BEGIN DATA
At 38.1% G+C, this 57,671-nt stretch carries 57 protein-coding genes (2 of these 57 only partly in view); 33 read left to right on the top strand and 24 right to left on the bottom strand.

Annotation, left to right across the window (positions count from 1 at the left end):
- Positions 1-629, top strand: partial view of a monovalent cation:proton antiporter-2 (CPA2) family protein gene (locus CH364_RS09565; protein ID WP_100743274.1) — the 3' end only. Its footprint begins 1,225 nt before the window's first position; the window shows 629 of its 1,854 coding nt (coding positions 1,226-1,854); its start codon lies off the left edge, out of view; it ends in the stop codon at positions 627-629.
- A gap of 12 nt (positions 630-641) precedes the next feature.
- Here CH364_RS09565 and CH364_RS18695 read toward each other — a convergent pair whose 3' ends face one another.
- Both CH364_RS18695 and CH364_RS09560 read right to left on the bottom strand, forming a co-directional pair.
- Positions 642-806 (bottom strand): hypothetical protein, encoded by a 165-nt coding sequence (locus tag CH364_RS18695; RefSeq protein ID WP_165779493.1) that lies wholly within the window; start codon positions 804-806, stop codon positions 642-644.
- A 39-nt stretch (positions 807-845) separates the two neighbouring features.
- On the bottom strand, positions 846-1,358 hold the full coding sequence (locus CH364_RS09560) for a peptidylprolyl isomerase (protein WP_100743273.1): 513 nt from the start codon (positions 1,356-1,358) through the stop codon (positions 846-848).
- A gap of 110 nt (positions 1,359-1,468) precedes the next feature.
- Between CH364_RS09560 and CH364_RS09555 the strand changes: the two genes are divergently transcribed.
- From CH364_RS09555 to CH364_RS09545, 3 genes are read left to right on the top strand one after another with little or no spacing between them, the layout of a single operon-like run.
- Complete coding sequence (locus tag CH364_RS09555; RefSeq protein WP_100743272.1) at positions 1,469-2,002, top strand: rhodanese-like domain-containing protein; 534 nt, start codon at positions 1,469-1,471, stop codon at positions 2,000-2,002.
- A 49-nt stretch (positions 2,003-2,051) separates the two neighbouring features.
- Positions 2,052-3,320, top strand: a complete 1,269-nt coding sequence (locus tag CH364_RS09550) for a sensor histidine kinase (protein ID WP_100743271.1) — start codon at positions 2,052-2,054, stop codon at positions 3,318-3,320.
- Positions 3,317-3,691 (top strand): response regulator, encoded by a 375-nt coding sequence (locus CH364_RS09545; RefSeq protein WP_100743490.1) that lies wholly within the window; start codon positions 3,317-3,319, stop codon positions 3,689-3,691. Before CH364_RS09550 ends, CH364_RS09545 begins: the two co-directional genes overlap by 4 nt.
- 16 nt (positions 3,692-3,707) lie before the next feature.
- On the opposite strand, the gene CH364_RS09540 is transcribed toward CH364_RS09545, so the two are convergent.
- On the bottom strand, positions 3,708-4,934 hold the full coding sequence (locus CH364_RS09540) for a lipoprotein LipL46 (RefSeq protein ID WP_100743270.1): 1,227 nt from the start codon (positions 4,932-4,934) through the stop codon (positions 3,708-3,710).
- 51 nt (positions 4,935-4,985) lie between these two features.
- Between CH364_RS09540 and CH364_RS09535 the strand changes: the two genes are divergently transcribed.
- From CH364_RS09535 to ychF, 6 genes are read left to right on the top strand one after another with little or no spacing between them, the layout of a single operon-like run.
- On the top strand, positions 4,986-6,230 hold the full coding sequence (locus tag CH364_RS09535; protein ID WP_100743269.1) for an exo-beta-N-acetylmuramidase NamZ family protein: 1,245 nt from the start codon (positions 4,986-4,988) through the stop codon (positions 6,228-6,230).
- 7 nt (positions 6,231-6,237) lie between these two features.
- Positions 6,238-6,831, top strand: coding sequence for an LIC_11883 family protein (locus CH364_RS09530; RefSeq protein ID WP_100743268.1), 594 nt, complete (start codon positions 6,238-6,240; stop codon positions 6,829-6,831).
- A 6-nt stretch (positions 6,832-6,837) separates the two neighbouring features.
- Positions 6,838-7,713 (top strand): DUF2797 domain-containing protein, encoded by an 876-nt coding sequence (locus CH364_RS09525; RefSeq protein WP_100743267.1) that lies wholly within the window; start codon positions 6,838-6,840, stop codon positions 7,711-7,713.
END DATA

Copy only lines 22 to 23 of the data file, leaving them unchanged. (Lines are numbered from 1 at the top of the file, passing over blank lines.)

- From CH364_RS09535 to ychF, 6 genes are read left to right on the top strand one after another with little or no spacing between them, the layout of a single operon-like run.
- On the top strand, positions 4,986-6,230 hold the full coding sequence (locus tag CH364_RS09535; protein ID WP_100743269.1) for an exo-beta-N-acetylmuramidase NamZ family protein: 1,245 nt from the start codon (positions 4,986-4,988) through the stop codon (positions 6,228-6,230).